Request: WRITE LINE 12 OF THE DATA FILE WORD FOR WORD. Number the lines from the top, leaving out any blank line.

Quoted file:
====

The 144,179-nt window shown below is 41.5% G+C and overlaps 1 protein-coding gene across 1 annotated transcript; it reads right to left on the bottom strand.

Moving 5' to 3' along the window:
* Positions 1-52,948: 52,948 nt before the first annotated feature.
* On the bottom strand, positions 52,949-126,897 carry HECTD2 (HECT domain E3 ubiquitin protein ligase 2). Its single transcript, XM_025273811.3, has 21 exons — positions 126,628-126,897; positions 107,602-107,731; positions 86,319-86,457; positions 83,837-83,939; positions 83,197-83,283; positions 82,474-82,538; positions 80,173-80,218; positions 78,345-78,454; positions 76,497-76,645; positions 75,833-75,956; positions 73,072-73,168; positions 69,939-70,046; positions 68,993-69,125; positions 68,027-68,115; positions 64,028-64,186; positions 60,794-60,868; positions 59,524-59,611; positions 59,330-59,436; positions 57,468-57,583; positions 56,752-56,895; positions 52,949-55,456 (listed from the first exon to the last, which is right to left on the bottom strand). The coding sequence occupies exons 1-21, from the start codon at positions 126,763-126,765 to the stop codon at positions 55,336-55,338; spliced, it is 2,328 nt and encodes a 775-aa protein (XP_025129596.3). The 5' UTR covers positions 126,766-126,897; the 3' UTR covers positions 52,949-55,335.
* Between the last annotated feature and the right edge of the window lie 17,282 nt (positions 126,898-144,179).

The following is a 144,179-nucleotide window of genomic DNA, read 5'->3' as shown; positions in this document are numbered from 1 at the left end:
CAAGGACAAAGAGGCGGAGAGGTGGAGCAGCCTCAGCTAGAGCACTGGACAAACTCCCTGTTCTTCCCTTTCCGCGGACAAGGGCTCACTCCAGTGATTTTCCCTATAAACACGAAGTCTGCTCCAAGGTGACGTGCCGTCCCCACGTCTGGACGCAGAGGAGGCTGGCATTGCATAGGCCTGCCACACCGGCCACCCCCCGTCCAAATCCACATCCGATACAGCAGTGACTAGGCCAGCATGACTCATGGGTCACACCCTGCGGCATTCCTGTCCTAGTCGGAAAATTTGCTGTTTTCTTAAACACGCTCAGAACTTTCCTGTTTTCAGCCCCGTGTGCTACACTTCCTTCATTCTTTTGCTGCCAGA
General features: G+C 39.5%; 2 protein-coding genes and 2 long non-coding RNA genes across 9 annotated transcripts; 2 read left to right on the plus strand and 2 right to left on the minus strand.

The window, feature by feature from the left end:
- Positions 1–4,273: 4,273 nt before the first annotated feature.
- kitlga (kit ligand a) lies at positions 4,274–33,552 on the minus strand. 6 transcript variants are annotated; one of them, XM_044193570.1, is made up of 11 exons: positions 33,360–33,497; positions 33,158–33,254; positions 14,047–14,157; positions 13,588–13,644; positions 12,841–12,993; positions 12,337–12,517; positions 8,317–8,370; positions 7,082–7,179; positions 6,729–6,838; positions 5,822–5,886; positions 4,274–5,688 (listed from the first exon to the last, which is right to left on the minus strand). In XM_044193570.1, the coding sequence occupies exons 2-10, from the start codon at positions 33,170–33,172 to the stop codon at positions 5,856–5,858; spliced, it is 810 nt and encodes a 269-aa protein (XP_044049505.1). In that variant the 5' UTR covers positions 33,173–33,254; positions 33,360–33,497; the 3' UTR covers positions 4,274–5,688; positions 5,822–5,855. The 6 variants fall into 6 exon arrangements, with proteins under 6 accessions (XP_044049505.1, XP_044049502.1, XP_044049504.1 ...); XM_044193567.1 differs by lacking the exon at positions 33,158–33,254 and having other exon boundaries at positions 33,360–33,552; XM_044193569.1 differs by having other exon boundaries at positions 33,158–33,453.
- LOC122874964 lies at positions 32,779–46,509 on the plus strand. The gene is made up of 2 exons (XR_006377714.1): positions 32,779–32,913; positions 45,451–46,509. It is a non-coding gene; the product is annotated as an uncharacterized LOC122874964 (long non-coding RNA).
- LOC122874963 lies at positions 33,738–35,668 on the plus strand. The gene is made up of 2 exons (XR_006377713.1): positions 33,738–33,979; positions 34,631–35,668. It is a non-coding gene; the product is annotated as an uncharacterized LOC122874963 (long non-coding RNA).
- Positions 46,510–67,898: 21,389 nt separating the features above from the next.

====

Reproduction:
- LOC122874964 lies at positions 32,779–46,509 on the plus strand. The gene is made up of 2 exons (XR_006377714.1): positions 32,779–32,913; positions 45,451–46,509. It is a non-coding gene; the product is annotated as an uncharacterized LOC122874964 (long non-coding RNA).